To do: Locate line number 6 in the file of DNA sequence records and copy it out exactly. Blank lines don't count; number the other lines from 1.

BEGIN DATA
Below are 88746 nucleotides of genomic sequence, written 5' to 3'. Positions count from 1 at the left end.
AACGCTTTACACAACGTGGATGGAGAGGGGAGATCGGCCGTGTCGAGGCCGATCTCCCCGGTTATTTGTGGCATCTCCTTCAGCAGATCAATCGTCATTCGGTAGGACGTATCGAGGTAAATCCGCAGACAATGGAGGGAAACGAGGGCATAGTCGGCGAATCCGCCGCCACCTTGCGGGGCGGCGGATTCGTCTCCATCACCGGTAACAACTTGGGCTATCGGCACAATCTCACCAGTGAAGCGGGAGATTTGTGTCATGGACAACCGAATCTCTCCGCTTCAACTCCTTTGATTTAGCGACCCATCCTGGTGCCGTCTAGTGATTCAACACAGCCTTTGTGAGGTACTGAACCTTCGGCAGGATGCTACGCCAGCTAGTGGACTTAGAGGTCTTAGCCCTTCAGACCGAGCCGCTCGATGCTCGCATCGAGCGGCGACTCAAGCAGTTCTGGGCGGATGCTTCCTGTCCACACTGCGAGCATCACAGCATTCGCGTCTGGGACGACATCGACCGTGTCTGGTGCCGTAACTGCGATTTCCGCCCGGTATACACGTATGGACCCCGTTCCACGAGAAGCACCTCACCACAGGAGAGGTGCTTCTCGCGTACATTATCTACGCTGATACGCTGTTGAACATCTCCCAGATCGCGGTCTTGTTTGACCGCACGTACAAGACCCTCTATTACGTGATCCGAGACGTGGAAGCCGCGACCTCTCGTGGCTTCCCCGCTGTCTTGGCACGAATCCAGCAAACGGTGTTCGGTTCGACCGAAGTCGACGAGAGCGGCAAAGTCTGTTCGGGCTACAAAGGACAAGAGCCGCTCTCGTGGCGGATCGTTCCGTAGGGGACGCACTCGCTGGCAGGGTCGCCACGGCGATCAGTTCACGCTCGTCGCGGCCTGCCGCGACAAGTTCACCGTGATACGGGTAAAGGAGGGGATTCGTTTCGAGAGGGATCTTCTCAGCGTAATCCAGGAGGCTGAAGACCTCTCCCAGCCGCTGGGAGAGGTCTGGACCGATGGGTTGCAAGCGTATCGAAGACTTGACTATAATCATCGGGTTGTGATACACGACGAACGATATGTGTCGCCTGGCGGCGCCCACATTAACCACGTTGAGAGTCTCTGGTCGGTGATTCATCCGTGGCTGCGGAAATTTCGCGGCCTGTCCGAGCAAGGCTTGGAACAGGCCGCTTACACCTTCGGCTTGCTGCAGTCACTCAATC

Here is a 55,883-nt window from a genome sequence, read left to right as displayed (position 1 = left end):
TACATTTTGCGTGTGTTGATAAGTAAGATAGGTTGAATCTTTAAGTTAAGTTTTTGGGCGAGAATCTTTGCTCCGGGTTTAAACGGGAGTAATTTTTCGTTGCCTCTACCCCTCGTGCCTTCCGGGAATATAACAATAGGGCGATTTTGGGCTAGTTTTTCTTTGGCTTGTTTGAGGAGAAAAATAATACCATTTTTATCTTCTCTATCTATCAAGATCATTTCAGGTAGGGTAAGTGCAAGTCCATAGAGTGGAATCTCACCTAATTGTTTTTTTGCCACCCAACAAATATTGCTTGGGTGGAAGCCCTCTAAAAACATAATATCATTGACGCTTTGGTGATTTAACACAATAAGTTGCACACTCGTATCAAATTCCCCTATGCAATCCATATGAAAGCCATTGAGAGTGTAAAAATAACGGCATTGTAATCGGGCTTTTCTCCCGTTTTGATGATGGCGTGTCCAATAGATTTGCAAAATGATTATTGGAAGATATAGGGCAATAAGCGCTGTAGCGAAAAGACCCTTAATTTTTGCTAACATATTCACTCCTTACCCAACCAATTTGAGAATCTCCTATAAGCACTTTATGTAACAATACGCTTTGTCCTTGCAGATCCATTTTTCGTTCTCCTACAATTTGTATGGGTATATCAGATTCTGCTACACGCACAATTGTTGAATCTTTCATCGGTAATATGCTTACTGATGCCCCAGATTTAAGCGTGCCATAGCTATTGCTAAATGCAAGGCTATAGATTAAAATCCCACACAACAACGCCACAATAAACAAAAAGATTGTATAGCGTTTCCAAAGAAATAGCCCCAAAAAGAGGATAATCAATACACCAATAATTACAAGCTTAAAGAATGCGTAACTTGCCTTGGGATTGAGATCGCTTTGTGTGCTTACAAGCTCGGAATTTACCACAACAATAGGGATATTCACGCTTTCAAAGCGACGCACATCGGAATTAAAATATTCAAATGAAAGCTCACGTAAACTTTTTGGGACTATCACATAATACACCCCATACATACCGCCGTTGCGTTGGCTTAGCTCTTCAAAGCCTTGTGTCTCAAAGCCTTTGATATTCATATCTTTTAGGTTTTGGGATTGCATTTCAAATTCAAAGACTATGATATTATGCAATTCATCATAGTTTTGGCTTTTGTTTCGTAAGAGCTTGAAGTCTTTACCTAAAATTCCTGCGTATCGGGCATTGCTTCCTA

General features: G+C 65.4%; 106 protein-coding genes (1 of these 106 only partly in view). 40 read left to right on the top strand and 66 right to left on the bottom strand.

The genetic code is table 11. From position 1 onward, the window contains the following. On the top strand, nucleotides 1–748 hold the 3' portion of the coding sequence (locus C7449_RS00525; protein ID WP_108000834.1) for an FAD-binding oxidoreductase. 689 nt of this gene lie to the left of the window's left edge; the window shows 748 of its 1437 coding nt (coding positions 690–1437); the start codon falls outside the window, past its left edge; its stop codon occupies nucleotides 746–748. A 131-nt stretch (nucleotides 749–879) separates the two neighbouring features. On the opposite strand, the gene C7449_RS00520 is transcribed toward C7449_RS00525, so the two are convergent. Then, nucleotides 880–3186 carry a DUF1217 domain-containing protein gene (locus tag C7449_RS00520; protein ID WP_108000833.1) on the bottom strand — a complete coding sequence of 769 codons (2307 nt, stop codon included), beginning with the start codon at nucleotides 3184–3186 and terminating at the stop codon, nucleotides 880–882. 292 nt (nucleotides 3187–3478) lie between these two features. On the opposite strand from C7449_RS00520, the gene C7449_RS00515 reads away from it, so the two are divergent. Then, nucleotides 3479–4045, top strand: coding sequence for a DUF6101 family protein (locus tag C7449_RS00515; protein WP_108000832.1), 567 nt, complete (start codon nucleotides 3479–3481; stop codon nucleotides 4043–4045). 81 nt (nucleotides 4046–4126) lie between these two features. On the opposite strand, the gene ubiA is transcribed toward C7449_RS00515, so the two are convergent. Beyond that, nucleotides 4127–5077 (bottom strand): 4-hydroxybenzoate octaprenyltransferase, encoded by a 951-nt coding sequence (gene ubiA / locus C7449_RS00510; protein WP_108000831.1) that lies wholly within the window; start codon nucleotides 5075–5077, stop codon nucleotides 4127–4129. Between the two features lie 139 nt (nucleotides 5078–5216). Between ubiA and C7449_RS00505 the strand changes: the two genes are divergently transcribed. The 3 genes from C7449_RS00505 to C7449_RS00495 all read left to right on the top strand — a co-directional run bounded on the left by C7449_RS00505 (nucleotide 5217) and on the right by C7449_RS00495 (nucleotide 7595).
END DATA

The genetic code is table 11. From position 1 onward, the window contains the following. On the top strand, nucleotides 1–748 hold the 3' portion of the coding sequence (locus C7449_RS00525; protein ID WP_108000834.1) for an FAD-binding oxidoreductase. 689 nt of this gene lie to the left of the window's left edge; the window shows 748 of its 1437 coding nt (coding positions 690–1437); the start codon falls outside the window, past its left edge; its stop codon occupies nucleotides 746–748. A 131-nt stretch (nucleotides 749–879) separates the two neighbouring features. On the opposite strand, the gene C7449_RS00520 is transcribed toward C7449_RS00525, so the two are convergent. Then, nucleotides 880–3186 carry a DUF1217 domain-containing protein gene (locus tag C7449_RS00520; protein ID WP_108000833.1) on the bottom strand — a complete coding sequence of 769 codons (2307 nt, stop codon included), beginning with the start codon at nucleotides 3184–3186 and terminating at the stop codon, nucleotides 880–882. 292 nt (nucleotides 3187–3478) lie between these two features. On the opposite strand from C7449_RS00520, the gene C7449_RS00515 reads away from it, so the two are divergent. Then, nucleotides 3479–4045, top strand: coding sequence for a DUF6101 family protein (locus tag C7449_RS00515; protein WP_108000832.1), 567 nt, complete (start codon nucleotides 3479–3481; stop codon nucleotides 4043–4045). 81 nt (nucleotides 4046–4126) lie between these two features. On the opposite strand, the gene ubiA is transcribed toward C7449_RS00515, so the two are convergent. Beyond that, nucleotides 4127–5077 (bottom strand): 4-hydroxybenzoate octaprenyltransferase, encoded by a 951-nt coding sequence (gene ubiA / locus C7449_RS00510; protein WP_108000831.1) that lies wholly within the window; start codon nucleotides 5075–5077, stop codon nucleotides 4127–4129. Between the two features lie 139 nt (nucleotides 5078–5216). Between ubiA and C7449_RS00505 the strand changes: the two genes are divergently transcribed. The 3 genes from C7449_RS00505 to C7449_RS00495 all read left to right on the top strand — a co-directional run bounded on the left by C7449_RS00505 (nucleotide 5217) and on the right by C7449_RS00495 (nucleotide 7595).